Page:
As if he did not have enough to worry about upon his return to the ATP Tour, he then was hit hard by a stomach ailment midweek in Paris that complicated matters considerably.

Be that as it may, Novak Djokovic somehow survived a harrowing week in France and ultimately collected his 40th Masters 1000 crown, his 97th career singles championship, and his sixth title of 2023 in only eleven 2023 tournament appearances. Despite obvious discomfort and a string of three excruciating encounters leading up to the final that pushed him to his absolute limits and tested comprehensively not only his physical durability  but, even more so, his emotional stability, Djokovic moved past his difficulties and found victory deservedly in the end. The biggest weapon in tennis these days is his incomparable mind.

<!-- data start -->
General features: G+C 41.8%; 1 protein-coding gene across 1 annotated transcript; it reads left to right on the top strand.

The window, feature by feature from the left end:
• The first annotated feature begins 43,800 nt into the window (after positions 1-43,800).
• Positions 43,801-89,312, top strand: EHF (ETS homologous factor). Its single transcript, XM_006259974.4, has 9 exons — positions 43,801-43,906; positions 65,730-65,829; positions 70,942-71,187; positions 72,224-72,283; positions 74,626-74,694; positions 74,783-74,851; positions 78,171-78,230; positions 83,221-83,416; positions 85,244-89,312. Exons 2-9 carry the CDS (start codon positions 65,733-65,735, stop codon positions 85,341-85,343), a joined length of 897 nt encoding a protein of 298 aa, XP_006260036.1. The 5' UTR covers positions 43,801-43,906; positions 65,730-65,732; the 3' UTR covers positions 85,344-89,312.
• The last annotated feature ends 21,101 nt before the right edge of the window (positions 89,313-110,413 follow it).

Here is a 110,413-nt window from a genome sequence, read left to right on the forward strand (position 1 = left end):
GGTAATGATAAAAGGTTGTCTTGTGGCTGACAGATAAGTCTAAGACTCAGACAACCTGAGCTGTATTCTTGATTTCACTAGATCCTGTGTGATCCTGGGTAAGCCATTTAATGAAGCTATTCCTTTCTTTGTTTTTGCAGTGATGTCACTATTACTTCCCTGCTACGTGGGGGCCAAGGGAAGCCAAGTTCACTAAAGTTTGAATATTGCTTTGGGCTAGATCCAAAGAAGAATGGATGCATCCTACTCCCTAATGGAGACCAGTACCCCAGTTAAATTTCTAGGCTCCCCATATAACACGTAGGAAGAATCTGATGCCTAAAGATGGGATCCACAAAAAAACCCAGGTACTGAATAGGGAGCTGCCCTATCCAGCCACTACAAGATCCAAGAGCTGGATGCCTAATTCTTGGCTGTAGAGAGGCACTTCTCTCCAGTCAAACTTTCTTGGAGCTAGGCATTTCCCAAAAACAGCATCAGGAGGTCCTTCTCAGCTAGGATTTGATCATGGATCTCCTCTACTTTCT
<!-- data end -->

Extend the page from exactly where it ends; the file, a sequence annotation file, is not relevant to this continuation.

Djokovic’s final round triumph over a revitalized Grigor Dimitrov was straightforward and largely devoid of suspense because the Serbian was immensely disciplined and resolute. He did not face a break point in nine service games across two sets, dissecting his adversary 6-4, 6-3 with his usual pride and professionalism. From start to finish, Djokovic was determined to finish this piece of business swiftly and methodically, and he did just that.

In the early stages, Djokovic was somewhat apprehensive, falling behind 15-30 in the second game on his serve and trailing 0-30 when he served at 1-2. But he met those moments with his usual clarity and conviction. In the latter of those games, he was particularly impressive. On the 0-30 point he opened up the court with a backhand crosscourt approach that set up a scintillating backhand angled drop volley winner. He followed with a service winner down the T, coaxed an error off the Dimitrov backhand slice, and then took his fourth point in a row by sending Dimitrov side to side with controlled aggression until he elicited an error.